Reviews and Content


“Are you supply chain management professionals who are looking for inspiring ideas to improve the operations of your supply chain? This article will show you 10 amazing SCM books that provide information you can really use”  — We were recently ranked in the top 10 new (2012-2013) supply chain books from SupplyChainOpz.

“This book takes a very technical subject and makes it possible for managers and  students alike to understand all aspects of network design. The practical approach used in discussing topics throughout the book provides a clear and excellent framework for those seeking to learn more about the topic.”

—Dr. Mary C. Holcomb, Department of Marketing and Supply Chain Management, University of Tennessee

“Supply chain management (SCM) is a rapidly growing area of study—and network design is one of the fastest growing areas within SCM. I have been a long-time  practitioner of network modeling, as a manager in business and as a consultant,  and I have covered the topic in university lectures. I still learned a great deal  about a subject I thought I knew thoroughly!”
—Bill Nickle, Principal, Nickle Consulting

“…the authors draw on their extensive expertise as practitioners to provide valuable  insights into how to successfully execute a network design study.”
—Dr. Mike Hewitt, Kate Gleason College of Engineering, Rochester Institute of Technology

“This is the first book I have seen that starts with the basics of facility location, and then takes a step-by-step approach to adding real-life complexities to the modeling effort.  It appropriately emphasizes the complexities and nuances of designing a supply chain network without getting bogged down in too much math.”
—Dr. Keely L. Croxton, Associate Professor of Logistics, Department of Marketing and Logistics, Fisher College of Business, Ohio State University

“The book is well-positioned to answer many of the ‘what happens in the real world’ questions my students often ask. The material bridges the gap between classroom models and data or implementation realities. The exercises provided in the book challenge students to analyze their modeling assumptions and consider the implications of these assumptions. The case studies provide a great level of practical relevance for students. This book is a valuable guide for both engineers and supply chain practitioners.”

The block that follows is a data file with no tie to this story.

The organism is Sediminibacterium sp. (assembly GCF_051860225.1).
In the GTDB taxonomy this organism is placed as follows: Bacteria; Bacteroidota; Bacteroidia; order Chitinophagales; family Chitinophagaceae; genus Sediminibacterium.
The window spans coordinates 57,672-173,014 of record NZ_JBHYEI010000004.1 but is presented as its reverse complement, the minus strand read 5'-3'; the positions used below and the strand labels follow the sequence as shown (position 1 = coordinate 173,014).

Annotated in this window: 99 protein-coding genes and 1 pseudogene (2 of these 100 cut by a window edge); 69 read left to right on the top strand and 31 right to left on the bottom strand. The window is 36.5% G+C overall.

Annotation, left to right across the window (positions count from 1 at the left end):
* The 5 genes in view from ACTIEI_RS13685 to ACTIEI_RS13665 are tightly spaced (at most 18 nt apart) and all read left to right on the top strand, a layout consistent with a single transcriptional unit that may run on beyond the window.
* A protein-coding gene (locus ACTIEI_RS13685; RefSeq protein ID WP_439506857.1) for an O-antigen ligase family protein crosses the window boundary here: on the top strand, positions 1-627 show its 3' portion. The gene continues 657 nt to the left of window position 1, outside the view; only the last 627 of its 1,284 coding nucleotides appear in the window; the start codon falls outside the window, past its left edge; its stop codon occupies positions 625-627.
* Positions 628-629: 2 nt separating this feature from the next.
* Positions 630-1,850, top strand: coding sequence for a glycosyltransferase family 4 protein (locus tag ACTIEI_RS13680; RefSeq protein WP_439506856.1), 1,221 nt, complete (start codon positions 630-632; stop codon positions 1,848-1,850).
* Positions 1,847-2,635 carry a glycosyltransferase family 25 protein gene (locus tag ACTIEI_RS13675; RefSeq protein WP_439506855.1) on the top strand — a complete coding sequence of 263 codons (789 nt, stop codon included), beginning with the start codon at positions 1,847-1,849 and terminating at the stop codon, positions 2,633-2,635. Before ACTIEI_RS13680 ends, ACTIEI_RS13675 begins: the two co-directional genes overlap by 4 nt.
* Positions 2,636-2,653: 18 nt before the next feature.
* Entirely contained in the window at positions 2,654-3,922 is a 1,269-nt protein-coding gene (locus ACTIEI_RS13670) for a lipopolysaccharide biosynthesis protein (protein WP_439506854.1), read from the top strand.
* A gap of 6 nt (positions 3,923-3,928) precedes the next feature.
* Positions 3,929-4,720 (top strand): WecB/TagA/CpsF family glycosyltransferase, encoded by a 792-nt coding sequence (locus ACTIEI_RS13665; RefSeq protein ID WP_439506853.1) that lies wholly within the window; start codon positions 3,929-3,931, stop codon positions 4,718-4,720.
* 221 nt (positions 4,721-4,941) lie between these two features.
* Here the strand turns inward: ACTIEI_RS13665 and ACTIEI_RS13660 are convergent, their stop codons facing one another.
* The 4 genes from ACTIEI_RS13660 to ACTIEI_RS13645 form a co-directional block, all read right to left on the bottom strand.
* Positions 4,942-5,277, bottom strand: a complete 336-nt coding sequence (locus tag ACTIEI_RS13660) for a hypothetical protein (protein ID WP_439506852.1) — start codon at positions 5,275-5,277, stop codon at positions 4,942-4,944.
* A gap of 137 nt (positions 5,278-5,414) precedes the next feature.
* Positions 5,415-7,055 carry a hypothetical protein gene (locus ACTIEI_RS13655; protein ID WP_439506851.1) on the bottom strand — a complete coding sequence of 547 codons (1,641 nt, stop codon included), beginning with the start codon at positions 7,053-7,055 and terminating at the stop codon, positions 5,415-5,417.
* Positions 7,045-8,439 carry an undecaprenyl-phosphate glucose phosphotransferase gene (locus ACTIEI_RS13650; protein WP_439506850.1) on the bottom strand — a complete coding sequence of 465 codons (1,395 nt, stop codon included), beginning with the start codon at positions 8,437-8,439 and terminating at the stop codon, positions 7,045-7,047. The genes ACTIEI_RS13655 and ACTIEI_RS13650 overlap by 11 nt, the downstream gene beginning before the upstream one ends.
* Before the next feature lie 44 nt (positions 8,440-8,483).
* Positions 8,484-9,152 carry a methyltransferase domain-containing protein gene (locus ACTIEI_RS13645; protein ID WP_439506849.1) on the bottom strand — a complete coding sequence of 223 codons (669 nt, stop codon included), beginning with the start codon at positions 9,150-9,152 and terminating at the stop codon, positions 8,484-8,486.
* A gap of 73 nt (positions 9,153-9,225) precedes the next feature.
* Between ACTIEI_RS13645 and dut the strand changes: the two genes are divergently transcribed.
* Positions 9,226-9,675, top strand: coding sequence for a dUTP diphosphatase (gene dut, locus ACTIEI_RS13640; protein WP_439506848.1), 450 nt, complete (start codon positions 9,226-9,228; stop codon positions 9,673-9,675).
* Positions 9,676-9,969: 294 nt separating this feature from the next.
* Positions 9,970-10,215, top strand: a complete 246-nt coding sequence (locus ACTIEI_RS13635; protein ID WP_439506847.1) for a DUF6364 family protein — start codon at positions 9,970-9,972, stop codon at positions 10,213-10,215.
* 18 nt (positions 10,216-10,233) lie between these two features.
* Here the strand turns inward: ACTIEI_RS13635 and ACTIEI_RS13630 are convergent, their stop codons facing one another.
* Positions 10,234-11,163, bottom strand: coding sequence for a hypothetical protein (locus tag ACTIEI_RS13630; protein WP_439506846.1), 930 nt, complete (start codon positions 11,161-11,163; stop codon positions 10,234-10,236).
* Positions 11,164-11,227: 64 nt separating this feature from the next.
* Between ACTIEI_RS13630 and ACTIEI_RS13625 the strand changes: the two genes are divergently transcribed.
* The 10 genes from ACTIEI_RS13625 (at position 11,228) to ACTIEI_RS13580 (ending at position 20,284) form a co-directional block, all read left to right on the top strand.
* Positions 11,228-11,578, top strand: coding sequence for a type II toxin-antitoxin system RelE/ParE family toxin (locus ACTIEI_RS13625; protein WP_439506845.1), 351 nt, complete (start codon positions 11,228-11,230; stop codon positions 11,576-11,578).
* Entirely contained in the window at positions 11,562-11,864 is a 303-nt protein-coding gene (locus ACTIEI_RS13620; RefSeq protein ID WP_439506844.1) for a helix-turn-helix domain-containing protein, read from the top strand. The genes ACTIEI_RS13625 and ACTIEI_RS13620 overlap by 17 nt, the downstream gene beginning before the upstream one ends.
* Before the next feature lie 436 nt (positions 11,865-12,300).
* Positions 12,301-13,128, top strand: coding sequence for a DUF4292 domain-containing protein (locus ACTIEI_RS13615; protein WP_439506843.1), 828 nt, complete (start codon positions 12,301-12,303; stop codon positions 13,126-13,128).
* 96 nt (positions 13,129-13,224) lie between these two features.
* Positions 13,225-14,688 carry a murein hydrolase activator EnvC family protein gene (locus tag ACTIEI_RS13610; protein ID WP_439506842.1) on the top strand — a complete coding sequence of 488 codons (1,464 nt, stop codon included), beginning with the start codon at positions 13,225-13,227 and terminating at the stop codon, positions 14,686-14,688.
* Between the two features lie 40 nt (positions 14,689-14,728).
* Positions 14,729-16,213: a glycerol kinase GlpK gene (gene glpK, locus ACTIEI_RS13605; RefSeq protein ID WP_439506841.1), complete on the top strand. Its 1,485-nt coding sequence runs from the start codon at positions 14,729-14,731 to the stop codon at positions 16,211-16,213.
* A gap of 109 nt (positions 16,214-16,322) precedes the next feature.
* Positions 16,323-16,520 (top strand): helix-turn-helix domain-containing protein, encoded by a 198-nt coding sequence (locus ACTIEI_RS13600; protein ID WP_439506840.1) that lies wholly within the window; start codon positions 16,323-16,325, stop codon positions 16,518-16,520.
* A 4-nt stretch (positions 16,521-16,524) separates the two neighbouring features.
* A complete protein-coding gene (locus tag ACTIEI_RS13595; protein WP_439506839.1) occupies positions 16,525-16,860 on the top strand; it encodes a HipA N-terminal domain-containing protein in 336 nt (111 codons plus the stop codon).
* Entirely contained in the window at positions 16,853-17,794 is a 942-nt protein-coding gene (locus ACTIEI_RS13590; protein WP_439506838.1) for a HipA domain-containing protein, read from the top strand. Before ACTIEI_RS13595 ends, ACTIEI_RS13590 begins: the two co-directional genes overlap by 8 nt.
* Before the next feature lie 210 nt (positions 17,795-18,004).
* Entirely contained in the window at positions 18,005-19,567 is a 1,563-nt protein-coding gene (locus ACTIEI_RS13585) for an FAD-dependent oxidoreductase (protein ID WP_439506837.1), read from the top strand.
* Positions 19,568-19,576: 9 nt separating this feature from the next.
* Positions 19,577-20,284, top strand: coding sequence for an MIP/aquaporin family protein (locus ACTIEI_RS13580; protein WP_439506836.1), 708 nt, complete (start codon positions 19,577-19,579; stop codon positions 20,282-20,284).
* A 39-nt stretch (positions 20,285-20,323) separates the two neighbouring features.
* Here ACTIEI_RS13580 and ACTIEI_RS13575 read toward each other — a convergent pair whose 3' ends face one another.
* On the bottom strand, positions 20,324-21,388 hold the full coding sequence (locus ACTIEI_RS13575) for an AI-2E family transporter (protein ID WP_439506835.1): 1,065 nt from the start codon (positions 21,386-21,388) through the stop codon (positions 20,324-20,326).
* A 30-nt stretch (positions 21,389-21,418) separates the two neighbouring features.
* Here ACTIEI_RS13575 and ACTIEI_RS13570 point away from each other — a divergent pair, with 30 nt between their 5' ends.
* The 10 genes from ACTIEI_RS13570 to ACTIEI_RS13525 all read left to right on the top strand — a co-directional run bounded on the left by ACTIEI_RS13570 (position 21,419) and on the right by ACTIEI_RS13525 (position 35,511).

—Karen Smilowitz, Associate Professor, Department of Industrial Engineering and
Management Sciences, Northwestern University

“Supply Chain Network Design will help students, academics, and practitioners alike understand the importance of successfully designing and optimizing a global supply chain network, while also explaining in easy-to-understand steps how to make it happen.”
—John A. Caltagirone, Quinlan School of Business, Loyola University

“As I know from the work he has done with SCDigest, [one of the authors] Watson has an excellent way of taking a complex and scientific topic and making it understandable and interesting, and he and his colleagues have done that here as well.”                                   —Dan Gilmore, SupplyChainDigest.  Click here for full review.

“If any organization is still considering the deployment and use of supply chain network design technology, or wants to gain broader benefits from an existing deployment, this is a book you should definitely consider….What I appreciated was that the book is written in clear, rather easy to understand language vs. one that is anchored in academic formulae.” —Bob Ferrari, The Ferrari Group and author of the Supply Chain Matters Blog.  Click here for full review.


We wrote this book so that both the beginners will understand this topic and more advanced users will learn something new.  The content is the result of many years of doing these projects and building and supporting commercial software for others to do these projects.  You can learn from our experience (and mistakes) and learn from the areas we’ve seen others struggle with.